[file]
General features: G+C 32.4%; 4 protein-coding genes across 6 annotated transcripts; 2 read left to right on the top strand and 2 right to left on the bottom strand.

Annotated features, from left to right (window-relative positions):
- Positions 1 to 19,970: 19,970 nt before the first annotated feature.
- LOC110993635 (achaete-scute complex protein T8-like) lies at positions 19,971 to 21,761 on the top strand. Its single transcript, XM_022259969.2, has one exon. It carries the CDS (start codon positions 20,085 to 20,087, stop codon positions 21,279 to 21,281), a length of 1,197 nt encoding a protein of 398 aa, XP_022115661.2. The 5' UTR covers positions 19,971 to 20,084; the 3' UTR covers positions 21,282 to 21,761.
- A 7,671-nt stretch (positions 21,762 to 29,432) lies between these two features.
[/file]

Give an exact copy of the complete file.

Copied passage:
General features: G+C 32.4%; 4 protein-coding genes across 6 annotated transcripts; 2 read left to right on the top strand and 2 right to left on the bottom strand.

Annotated features, from left to right (window-relative positions):
- Positions 1 to 19,970: 19,970 nt before the first annotated feature.
- LOC110993635 (achaete-scute complex protein T8-like) lies at positions 19,971 to 21,761 on the top strand. Its single transcript, XM_022259969.2, has one exon. It carries the CDS (start codon positions 20,085 to 20,087, stop codon positions 21,279 to 21,281), a length of 1,197 nt encoding a protein of 398 aa, XP_022115661.2. The 5' UTR covers positions 19,971 to 20,084; the 3' UTR covers positions 21,282 to 21,761.
- A 7,671-nt stretch (positions 21,762 to 29,432) lies between these two features.